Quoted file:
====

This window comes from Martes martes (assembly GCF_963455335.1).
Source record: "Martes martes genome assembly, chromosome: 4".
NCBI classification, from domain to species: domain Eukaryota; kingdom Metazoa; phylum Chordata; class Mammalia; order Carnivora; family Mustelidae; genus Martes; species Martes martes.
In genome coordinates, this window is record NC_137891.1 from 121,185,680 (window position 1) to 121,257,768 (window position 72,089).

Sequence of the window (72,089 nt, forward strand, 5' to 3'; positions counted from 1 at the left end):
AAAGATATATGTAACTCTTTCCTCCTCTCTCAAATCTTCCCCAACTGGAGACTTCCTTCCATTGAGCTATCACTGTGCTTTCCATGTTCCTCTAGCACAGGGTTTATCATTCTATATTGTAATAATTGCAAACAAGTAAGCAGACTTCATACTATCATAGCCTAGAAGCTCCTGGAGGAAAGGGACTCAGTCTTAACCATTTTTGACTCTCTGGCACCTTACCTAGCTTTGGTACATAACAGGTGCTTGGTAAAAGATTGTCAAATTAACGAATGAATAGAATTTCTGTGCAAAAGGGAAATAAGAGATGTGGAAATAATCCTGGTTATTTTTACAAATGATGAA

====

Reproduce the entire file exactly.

This window comes from Martes martes (assembly GCF_963455335.1).
Source record: "Martes martes genome assembly, chromosome: 4".
NCBI classification, from domain to species: domain Eukaryota; kingdom Metazoa; phylum Chordata; class Mammalia; order Carnivora; family Mustelidae; genus Martes; species Martes martes.
In genome coordinates, this window is record NC_137891.1 from 121,185,680 (window position 1) to 121,257,768 (window position 72,089).

Sequence of the window (72,089 nt, forward strand, 5' to 3'; positions counted from 1 at the left end):
AAAGATATATGTAACTCTTTCCTCCTCTCTCAAATCTTCCCCAACTGGAGACTTCCTTCCATTGAGCTATCACTGTGCTTTCCATGTTCCTCTAGCACAGGGTTTATCATTCTATATTGTAATAATTGCAAACAAGTAAGCAGACTTCATACTATCATAGCCTAGAAGCTCCTGGAGGAAAGGGACTCAGTCTTAACCATTTTTGACTCTCTGGCACCTTACCTAGCTTTGGTACATAACAGGTGCTTGGTAAAAGATTGTCAAATTAACGAATGAATAGAATTTCTGTGCAAAAGGGAAATAAGAGATGTGGAAATAATCCTGGTTATTTTTACAAATGATGAA